By: Faridoon Shahryar, IndiaFM
Tuesday, April 04, 2006
"The music of Saawariya is going to be a rocking madness; it won't disappoint people who are expecting the world from the next Sanjay Leela Bhansali film after a songless Black," says Monty Sharma, the music composer who is making his debut with Bhansali's much anticipated Saawariya that is also serving as the launch-pad of star-kids Ranbeer and Sonam Kapoor.
As a keyboardist, Monty played for many music directors like Sajid-Wajid, Nikhil-Vinay, Milind Sagar, Sanjeev-Darshan etc. but he gained recognition when he was asked by Ismail Darbar to do the music arrangements for Hum Dil De Chuke Sanam (title track) and Nimbuda. Bhansali saw the spark in him and asked him to do the background score for his Shahrukh-Aishwarya starrer Devdas and also the Devdas theme that was featured on the audio cd of the music soundtrack. After parting ways with Ismail, SLB assigned Monty the Herculean task of designing the background score for Black.
"When Sanjay ji narrated Black, he wanted music for a deaf, dumb and blind character. He said that it should touch a person in the simplest way. I composed a small theme and he simply loved it. The visuals of the film were very powerful. And when there is Sanjay ji as the director, Amit ji and Rani as artistes, I had to push the limits to get the best out of myself," says Monty. How did it feel when Mr Bachchan praised your effort during his speech at the Filmfare Awards? "That was the greatest honour. To be praised by Amit ji was a great morale booster."
Monty won the best background score award at Screen, Filmfare and Zee. From here on he wishes to do some really good stuff as music is passion for him. But as he is climbing the stairs of success, he also wants to acknowledge the role played by his grandfather Pandit Ram Prasad Sharma, who according to him is responsible for 99% of the music in Bollywood. "He started playing Trumpet in the 1930s and 1940s. It was an era when even Naushad sahib was not on the scene yet. He taught many of the music directors like Laxmikant-Pyarelal, Uttam Singh, Anu Malik etc. Due to his experience, his observation was invaluable. I learnt piano from him. I never use any samplers or artificial forms of music making that most of the people are doing these days. He taught me the importance of originality. And that's my biggest plus point."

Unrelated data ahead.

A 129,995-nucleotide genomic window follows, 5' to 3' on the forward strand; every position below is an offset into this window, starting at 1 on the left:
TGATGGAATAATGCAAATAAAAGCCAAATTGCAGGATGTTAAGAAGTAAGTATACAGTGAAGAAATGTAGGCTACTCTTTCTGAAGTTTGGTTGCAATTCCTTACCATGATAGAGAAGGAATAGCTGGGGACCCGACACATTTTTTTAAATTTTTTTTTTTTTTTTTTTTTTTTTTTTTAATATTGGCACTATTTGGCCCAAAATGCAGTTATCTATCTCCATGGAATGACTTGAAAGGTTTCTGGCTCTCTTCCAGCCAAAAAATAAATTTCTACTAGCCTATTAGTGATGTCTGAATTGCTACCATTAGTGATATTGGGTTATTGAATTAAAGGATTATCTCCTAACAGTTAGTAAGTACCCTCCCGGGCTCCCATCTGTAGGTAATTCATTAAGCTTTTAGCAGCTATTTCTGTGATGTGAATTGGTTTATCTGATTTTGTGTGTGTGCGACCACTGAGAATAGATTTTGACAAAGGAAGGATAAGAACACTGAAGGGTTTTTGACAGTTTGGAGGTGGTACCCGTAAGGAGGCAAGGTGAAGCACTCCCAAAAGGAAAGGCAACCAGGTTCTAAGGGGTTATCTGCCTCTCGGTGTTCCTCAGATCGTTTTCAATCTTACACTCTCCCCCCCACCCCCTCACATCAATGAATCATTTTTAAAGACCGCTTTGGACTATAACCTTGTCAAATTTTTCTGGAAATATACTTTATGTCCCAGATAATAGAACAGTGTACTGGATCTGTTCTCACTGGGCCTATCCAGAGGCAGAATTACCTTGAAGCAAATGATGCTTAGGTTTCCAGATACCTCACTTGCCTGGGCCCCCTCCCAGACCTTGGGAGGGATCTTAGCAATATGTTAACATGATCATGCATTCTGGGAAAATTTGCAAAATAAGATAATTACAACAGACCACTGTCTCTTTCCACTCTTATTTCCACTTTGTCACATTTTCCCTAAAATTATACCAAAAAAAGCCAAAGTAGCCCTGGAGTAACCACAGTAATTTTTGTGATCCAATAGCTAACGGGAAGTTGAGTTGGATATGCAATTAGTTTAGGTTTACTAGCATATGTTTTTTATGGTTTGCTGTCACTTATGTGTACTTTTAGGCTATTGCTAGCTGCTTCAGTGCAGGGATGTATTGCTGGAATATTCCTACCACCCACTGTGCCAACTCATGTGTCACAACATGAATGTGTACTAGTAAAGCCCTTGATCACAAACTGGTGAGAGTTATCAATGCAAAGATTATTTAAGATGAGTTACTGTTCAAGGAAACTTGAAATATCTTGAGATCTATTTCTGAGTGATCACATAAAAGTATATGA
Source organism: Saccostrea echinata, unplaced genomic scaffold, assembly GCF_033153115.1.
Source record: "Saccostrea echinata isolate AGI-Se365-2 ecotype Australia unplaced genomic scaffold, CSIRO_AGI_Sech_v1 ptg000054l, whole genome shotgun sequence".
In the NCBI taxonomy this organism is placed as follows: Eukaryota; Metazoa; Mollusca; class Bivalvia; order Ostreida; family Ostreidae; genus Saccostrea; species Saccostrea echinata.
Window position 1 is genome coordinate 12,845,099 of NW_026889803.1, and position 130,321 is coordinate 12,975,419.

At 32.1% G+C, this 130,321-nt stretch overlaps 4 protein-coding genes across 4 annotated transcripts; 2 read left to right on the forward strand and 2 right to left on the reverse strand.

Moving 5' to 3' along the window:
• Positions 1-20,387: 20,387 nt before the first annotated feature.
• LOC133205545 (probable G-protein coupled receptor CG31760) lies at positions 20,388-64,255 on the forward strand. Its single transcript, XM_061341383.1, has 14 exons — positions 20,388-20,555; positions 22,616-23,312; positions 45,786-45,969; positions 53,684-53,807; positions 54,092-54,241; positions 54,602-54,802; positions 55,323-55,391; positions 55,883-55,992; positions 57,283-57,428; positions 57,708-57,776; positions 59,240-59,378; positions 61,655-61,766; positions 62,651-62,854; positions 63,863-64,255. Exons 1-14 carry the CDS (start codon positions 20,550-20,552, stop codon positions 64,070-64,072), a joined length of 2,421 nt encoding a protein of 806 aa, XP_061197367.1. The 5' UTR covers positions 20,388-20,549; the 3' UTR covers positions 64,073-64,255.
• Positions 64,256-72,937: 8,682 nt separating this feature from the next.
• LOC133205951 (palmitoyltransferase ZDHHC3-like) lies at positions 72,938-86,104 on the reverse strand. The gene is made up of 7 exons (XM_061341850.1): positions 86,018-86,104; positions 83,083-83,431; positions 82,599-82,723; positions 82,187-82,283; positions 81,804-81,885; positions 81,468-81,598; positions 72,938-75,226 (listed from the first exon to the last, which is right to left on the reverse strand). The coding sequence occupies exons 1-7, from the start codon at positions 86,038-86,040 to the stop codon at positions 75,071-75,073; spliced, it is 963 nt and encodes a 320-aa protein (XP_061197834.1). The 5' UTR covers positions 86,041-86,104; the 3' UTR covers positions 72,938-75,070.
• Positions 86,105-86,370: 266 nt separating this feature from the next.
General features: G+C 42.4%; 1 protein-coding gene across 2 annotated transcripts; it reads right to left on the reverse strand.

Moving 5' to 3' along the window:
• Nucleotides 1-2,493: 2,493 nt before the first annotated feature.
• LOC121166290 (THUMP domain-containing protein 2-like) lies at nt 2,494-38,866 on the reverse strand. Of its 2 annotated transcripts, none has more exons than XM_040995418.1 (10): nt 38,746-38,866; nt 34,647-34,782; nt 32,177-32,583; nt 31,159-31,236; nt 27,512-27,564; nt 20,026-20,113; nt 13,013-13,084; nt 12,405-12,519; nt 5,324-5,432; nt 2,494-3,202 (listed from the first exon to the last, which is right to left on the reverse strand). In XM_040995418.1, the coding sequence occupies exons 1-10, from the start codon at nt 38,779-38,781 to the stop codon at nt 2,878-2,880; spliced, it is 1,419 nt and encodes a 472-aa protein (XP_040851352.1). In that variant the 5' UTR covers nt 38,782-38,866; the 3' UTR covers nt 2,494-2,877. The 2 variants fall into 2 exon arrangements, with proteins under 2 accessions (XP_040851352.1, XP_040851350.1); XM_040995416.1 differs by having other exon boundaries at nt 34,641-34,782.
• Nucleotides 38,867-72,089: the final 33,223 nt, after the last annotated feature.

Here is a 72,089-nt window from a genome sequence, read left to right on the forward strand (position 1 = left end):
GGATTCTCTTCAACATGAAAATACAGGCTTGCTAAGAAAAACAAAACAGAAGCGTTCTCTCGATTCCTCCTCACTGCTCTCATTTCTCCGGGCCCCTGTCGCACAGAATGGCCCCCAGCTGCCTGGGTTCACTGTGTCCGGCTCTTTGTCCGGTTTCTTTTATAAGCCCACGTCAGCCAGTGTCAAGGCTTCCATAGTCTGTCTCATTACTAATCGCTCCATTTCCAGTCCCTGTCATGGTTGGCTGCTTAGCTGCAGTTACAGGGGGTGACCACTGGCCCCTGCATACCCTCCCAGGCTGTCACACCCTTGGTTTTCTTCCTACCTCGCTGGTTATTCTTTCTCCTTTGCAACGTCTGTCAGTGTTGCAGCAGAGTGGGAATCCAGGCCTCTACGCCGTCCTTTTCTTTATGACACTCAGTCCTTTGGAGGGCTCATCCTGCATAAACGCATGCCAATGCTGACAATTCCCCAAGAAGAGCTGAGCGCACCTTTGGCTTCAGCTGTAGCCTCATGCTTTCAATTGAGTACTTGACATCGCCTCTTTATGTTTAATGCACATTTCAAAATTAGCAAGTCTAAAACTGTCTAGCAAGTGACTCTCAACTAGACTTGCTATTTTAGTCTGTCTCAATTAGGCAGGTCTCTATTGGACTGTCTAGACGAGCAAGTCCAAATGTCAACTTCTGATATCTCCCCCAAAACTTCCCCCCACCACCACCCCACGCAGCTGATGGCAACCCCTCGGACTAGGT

So, apart from Saawariya, any other film offers? "Yes, there are quite a few. But I would like to do full justice to Saawariya first of all and then think about something else." Being the blue eyed man of Sanjay Leela Bhansali, you must be inviting envy quite-a- plenty. "I don't think about all that. But I guess, when you are moving up in life, there are bound to be some tongues wagging and if there are no attempts to pull you down, then you are going nowhere." Finally, could you tell us something about the sound of Saawariya. "My lips are sealed. Can't talk anything about it right now. But as I had said earlier, it will be rocking."